Delays in completing the new Wembley mean Wales and Cardiff's Millennium Stadium will get a welcome windfall.
The Millennium Stadium has benefited as a Wembley alternative
The city, which had been on standby, will now host the 2006 FA Cup final and the Football League play-offs.
"May will be a massive month for Cardiff and Wales," said Millennium Stadium chief executive Paul Sergeant.
Head of tourism for Cardiff Council, Paul Jenkins, added: "We are obviously disappointed for Wembley but we are delighted to welcome the FA Cup back."
Since 2001 Cardiff has benefited from Wembley's redevelopment, with the Millennium Stadium often used as the alternative venue for big sports and music events.
But the crown jewel has always been the FA Cup, with Cardiff gaining millions of pounds and much prestige as host.
Sergeant said he was "ecstatic" at hosting the FA Cup one more time.
"The FA Cup is one of the most prestigious events in the sporting calendar," he told BBC Wales.
"People travel far and wide for it - the hotels will be full, the pubs, the restaurants, the retailers all do well out of it over the course of the weekend.
"Alongside that you've got the play-offs taking place here, that's three other matches that will be in the stadium."
The FA Cup final will be played on 13 May, then the following weekend Cardiff braces itself for domestic European rugby union's showpiece - the Heineken Cup final - on 20 May, with football's Championship play-off final scheduled the following day.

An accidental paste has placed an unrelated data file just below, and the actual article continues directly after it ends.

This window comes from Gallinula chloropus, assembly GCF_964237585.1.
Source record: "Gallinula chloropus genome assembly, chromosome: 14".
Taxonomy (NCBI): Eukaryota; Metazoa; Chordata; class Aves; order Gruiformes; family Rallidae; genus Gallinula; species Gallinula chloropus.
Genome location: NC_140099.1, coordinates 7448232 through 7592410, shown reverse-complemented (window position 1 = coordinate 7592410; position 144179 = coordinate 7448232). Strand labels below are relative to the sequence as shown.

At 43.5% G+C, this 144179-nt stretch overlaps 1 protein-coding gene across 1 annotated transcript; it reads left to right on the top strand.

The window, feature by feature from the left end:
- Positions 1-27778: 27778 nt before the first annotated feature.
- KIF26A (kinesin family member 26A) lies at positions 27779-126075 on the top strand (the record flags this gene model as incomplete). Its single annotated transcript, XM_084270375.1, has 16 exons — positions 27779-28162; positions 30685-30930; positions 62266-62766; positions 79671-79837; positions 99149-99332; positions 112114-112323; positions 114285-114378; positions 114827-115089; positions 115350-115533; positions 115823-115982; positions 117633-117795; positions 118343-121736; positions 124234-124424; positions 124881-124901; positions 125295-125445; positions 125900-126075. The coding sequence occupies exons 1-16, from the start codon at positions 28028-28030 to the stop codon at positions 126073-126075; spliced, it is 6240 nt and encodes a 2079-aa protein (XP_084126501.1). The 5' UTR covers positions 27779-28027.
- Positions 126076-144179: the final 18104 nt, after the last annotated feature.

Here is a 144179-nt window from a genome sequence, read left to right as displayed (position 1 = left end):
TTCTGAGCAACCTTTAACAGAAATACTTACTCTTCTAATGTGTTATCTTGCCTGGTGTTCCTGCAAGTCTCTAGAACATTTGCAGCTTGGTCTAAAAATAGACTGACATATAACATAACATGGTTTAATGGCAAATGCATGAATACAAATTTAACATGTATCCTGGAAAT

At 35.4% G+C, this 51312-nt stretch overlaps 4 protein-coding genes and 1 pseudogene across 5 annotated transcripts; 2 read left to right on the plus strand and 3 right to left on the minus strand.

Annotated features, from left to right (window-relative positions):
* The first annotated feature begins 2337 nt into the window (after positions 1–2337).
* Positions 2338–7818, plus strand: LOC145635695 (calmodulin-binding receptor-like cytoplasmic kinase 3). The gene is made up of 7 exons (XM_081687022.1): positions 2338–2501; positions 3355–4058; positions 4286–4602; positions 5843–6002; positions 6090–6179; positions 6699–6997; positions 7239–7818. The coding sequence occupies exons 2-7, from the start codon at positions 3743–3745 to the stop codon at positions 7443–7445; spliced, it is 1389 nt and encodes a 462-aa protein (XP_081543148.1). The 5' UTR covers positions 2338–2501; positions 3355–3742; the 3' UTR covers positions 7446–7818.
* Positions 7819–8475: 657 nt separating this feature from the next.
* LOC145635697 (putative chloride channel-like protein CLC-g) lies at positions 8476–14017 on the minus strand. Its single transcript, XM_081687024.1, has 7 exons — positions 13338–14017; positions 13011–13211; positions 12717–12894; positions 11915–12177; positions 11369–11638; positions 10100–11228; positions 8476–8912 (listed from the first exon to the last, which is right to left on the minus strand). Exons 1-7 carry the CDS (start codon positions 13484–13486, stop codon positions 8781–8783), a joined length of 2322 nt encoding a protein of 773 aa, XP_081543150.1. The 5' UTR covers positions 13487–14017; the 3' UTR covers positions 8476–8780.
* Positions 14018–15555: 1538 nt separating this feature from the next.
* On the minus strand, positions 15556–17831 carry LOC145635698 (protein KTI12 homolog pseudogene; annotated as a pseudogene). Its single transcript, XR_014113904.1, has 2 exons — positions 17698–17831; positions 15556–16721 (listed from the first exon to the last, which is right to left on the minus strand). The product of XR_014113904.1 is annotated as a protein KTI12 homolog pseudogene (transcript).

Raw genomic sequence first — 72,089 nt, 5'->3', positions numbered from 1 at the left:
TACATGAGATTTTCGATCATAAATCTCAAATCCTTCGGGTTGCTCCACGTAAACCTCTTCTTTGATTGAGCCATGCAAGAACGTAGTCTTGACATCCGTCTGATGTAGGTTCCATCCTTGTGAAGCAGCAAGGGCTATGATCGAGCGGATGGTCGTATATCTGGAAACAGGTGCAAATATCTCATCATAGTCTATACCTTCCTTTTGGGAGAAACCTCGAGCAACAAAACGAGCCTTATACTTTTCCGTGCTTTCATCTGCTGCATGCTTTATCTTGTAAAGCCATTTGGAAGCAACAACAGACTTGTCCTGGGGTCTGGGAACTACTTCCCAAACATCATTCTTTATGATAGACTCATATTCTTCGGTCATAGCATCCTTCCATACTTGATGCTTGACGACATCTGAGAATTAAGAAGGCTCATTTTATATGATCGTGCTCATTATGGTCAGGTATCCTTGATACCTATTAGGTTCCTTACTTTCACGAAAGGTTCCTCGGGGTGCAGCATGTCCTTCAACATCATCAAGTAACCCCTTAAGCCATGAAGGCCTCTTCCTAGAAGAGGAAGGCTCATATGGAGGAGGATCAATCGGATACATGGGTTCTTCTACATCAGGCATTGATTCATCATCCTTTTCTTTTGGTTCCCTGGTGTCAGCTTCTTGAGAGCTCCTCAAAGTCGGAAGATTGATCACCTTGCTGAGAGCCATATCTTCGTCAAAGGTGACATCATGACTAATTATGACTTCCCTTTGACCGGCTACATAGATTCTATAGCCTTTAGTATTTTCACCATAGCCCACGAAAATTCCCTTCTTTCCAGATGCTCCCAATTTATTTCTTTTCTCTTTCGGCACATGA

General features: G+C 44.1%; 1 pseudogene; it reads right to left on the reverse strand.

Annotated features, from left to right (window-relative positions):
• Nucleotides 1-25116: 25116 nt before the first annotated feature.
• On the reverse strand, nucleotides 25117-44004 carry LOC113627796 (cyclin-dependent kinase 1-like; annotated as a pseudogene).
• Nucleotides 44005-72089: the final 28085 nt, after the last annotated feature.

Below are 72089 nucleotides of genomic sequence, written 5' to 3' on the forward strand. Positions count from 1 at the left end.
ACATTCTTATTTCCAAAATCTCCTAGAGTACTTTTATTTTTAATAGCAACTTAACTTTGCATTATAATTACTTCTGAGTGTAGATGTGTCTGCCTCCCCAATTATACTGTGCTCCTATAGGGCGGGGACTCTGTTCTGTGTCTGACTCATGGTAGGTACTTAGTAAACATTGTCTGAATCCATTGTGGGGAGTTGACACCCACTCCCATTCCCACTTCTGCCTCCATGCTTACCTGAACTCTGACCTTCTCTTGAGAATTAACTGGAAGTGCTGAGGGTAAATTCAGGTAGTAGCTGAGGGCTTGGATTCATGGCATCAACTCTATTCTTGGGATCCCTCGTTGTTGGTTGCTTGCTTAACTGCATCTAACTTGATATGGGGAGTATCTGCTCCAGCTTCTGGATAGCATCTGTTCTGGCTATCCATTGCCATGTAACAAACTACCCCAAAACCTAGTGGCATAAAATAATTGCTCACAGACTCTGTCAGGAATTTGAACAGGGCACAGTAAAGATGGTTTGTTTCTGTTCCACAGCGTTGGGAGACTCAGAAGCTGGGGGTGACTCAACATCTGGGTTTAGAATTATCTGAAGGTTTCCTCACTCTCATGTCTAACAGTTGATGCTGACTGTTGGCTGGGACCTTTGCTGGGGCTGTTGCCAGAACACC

Then the League One and League Two play-off finals arrive on 27 and 28 May to complete a bumper month.
It is estimated the FA Cup final and the Heineken Cup final could each generate more than £30m for the Welsh economy.
"It costs the council to do it but the economic return far outweighs that in terms of returns," Jenkins said.
"Evidence has shown that people come to the FA Cup and then return, using the city for mini-breaks or a holiday destination."
Building work on Wembley has been fraught with difficulties
There should also be a significant benefit for the Welsh Rugby Union, the owner of the Millennium Stadium which is believed to still owe around £50m on its construction costs.
The Football Association and Football League are thought to have negotiated favourable rates for the five-year block booking for the FA Cup and the play-offs.
Sergeant would not be drawn on what the windfall was for the WRU, but did admit it was an improvement for the extra hire.
"Commercial deals are obviously private between ourselves and the Football Association, but it's slightly different from the previous arrangement," Sergeant said.
"The FA took the prudent measure of reserving the Millennium Stadium to stage the FA Cup final way back in August.
"They took some criticism for it at the time, but what a great step it was on their behalf to reserve the place."